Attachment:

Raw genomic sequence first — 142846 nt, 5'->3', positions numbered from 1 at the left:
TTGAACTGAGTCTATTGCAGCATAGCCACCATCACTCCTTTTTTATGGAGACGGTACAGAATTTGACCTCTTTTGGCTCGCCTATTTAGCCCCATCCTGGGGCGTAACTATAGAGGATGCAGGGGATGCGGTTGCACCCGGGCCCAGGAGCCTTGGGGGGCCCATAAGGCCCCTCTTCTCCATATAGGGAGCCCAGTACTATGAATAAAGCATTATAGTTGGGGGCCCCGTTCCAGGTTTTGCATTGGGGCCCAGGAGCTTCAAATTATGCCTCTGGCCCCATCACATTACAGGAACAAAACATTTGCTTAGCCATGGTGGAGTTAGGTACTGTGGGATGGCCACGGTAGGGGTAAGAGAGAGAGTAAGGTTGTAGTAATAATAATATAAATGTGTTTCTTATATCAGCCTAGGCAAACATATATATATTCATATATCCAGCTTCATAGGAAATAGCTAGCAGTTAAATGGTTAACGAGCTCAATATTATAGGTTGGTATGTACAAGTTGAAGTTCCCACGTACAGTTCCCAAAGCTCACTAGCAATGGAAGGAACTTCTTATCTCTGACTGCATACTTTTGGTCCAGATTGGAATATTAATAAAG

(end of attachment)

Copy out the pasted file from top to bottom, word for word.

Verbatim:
Raw genomic sequence first — 142846 nt, 5'->3', positions numbered from 1 at the left:
TTGAACTGAGTCTATTGCAGCATAGCCACCATCACTCCTTTTTTATGGAGACGGTACAGAATTTGACCTCTTTTGGCTCGCCTATTTAGCCCCATCCTGGGGCGTAACTATAGAGGATGCAGGGGATGCGGTTGCACCCGGGCCCAGGAGCCTTGGGGGGCCCATAAGGCCCCTCTTCTCCATATAGGGAGCCCAGTACTATGAATAAAGCATTATAGTTGGGGGCCCCGTTCCAGGTTTTGCATTGGGGCCCAGGAGCTTCAAATTATGCCTCTGGCCCCATCACATTACAGGAACAAAACATTTGCTTAGCCATGGTGGAGTTAGGTACTGTGGGATGGCCACGGTAGGGGTAAGAGAGAGAGTAAGGTTGTAGTAATAATAATATAAATGTGTTTCTTATATCAGCCTAGGCAAACATATATATATTCATATATCCAGCTTCATAGGAAATAGCTAGCAGTTAAATGGTTAACGAGCTCAATATTATAGGTTGGTATGTACAAGTTGAAGTTCCCACGTACAGTTCCCAAAGCTCACTAGCAATGGAAGGAACTTCTTATCTCTGACTGCATACTTTTGGTCCAGATTGGAATATTAATAAAG